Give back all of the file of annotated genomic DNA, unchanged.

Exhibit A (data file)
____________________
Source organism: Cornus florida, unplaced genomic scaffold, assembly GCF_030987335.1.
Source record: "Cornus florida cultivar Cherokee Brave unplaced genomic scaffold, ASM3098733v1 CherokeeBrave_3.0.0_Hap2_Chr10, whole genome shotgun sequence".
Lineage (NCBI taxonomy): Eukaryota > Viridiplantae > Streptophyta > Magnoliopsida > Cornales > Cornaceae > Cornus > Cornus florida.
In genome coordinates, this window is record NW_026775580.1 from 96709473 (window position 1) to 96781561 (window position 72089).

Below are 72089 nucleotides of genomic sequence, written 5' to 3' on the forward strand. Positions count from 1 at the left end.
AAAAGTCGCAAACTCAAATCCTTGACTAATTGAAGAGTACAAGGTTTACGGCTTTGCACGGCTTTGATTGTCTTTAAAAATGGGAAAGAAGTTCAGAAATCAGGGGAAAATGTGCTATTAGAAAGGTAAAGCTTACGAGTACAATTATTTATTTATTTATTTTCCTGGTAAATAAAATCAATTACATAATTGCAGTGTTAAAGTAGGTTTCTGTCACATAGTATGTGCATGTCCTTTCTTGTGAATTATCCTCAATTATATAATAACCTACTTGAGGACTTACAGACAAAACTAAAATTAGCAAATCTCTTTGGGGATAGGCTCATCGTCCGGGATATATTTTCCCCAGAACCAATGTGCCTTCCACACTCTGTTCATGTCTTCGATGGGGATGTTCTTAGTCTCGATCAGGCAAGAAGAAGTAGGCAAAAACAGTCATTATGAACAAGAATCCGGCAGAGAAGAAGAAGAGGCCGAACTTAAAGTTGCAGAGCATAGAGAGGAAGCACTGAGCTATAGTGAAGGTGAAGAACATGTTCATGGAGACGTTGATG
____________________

Source organism: Cornus florida, unplaced genomic scaffold, assembly GCF_030987335.1.
Source record: "Cornus florida cultivar Cherokee Brave unplaced genomic scaffold, ASM3098733v1 CherokeeBrave_3.0.0_Hap2_Chr10, whole genome shotgun sequence".
Lineage (NCBI taxonomy): Eukaryota > Viridiplantae > Streptophyta > Magnoliopsida > Cornales > Cornaceae > Cornus > Cornus florida.
In genome coordinates, this window is record NW_026775580.1 from 96709473 (window position 1) to 96781561 (window position 72089).

Below are 72089 nucleotides of genomic sequence, written 5' to 3' on the forward strand. Positions count from 1 at the left end.
AAAAGTCGCAAACTCAAATCCTTGACTAATTGAAGAGTACAAGGTTTACGGCTTTGCACGGCTTTGATTGTCTTTAAAAATGGGAAAGAAGTTCAGAAATCAGGGGAAAATGTGCTATTAGAAAGGTAAAGCTTACGAGTACAATTATTTATTTATTTATTTTCCTGGTAAATAAAATCAATTACATAATTGCAGTGTTAAAGTAGGTTTCTGTCACATAGTATGTGCATGTCCTTTCTTGTGAATTATCCTCAATTATATAATAACCTACTTGAGGACTTACAGACAAAACTAAAATTAGCAAATCTCTTTGGGGATAGGCTCATCGTCCGGGATATATTTTCCCCAGAACCAATGTGCCTTCCACACTCTGTTCATGTCTTCGATGGGGATGTTCTTAGTCTCGATCAGGCAAGAAGAAGTAGGCAAAAACAGTCATTATGAACAAGAATCCGGCAGAGAAGAAGAAGAGGCCGAACTTAAAGTTGCAGAGCATAGAGAGGAAGCACTGAGCTATAGTGAAGGTGAAGAACATGTTCATGGAGACGTTGATG